In one study, the combined therapy of MI + DCI was found to significantly (1) rebalance endocrine profiles (lowering related hormonal levels) and metabolic profiles (lowering insulin, glucose levels) and (2) improve ovulation capability in women with PCOS. [5] No relevant changes were observed in the placebo group. It describes that DCI mainly effects insulin sensitivity and that MI exerts its effects on numerous ovarian functions, thus combination therapy would be most beneficial. [5]

Further, a randomized controlled trial found that combined therapy was more effective in improving endocrine, ovulation, and metabolic parameters in women with PCOS than isolated MI treatment. [3] The combined treatment improved these parameters three months earlier than MI treatment alone. Unlike other current medications used to treat PCOS, the inositol supplementation also reported with no major side effects. [3]

Another study found that combined supplementation improved lipid profiles in PCOS patients and reduced the risk factors associated with cardiovascular diseases. [7]

A research review of several studies noted that the combined inositol therapy has potential to improve all symptoms and lab abnormalities of PCOS due to its effect on insulin resistance, compared with other therapies that treat only one aspect of PCOS. [4]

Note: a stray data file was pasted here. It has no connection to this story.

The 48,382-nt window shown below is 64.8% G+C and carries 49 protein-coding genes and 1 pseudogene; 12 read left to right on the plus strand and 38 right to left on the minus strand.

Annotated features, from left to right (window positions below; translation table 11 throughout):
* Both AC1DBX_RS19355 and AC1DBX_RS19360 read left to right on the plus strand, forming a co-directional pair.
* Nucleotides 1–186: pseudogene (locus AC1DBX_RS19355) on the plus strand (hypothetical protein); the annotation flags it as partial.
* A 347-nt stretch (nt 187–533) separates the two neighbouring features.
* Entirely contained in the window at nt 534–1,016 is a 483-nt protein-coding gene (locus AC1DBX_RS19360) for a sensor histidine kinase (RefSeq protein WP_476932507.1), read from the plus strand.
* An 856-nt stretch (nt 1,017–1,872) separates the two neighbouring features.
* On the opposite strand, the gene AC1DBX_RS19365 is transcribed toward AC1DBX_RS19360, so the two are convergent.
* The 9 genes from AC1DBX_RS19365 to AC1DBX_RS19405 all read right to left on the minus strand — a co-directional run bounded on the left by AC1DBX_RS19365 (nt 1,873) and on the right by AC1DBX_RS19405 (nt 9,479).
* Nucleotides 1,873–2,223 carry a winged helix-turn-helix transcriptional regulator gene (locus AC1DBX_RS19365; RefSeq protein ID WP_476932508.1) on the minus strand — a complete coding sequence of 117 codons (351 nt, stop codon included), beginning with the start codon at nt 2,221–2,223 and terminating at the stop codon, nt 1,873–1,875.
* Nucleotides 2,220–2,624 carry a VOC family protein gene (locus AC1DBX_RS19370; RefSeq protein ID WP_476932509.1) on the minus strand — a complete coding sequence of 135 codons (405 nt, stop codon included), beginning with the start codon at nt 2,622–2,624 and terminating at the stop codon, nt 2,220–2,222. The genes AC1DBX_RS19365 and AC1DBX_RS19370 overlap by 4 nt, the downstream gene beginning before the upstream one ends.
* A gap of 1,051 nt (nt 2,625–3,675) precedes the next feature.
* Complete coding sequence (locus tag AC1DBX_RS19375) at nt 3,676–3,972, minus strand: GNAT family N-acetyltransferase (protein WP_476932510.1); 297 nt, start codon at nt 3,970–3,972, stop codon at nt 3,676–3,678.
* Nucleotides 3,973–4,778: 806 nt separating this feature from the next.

Article References:

[1] Januszewski, M., Issat, T., Jakimiuk, A. A., Santor-Zaczynska, M., & Jakimiuk, A. J. (2019). Metabolic and hormonal effects of a combined myo-inositol and d-chiro-inositol therapy on patients with polycystic ovary syndrome (PCOS). Ginekologia Polska, 90(1), 7-10. DOI: 10.5603/GP.2019.0002

[2] Troisi, J., Cinque, C., Giugliano, L., Symes, S., Richards, S., Adair, D., Cavallo, P., Sarno, L., Scala, G., Caiazza, M., & Guida, M. (2019). Metabolomic change due to combined treatment with myo-inositol, d-chiro-inositol and glucomannan in polycystic ovarian syndrome patients: a pilot study. Journal of Ovarian Research, 12(25). DOI: https://doi.org/10.1186/s13048-019-0500-x 

[3] Nordio, M., & Proietti, E. (2012). The combined therapy with myo-inositol and d-chiro-inositol reduces the risk of metabolic disease in PCOS overweight patients compared to myo-inositol supplementation alone. European Review for Medical and Pharmacological Services, 16, 575-581. Retrieved from https://www.europeanreview.org/wp/wp-content/uploads/1357.pdf  

[4] Kalra, B., Kalra, S., & Sharma, J. (2016). The inositols and polycystic ovary syndrome. Indian Journal of Ednocrinology and Metabolism, 20(5), 720-724. DOI: 10.4103/2230-8210.189231  

[5] Benelli, E., Del Ghianda, S., Di Cosmo, C., & Tonacchera, M. (2016). A combined therapy with myo-inositol and d-chiro-inositol improves endocrine parameters and insulin resistance in PCOS young overweight women. International Journal of Endocrinology. DOI: http://dx.doi.org/10.1155/2016/3204083

[6] Sortino, M. A., Salomone, S., Carruba, M. O., & Drago, F. (2017). Polycystic ovary syndrome: insights into the therapeutic approach with inositols. Journal Frontiers in Pharmacology, 8(341), 1-13. DOI: 10.3389/fphar.2017.00341

[7] Minozzi, M., Nordio, M., & Pajalich, R. (2013). The combined therapy myo-inositol plus d-chiro inositol, in a physiological ratio, reduces the cardiovascular risk by improving the lipid profile in PCOS patients. European Review for Medical and Pharmacological Sciences, 17(4), 537-540. Retrieved from https://www.europeanreview.org/article/3314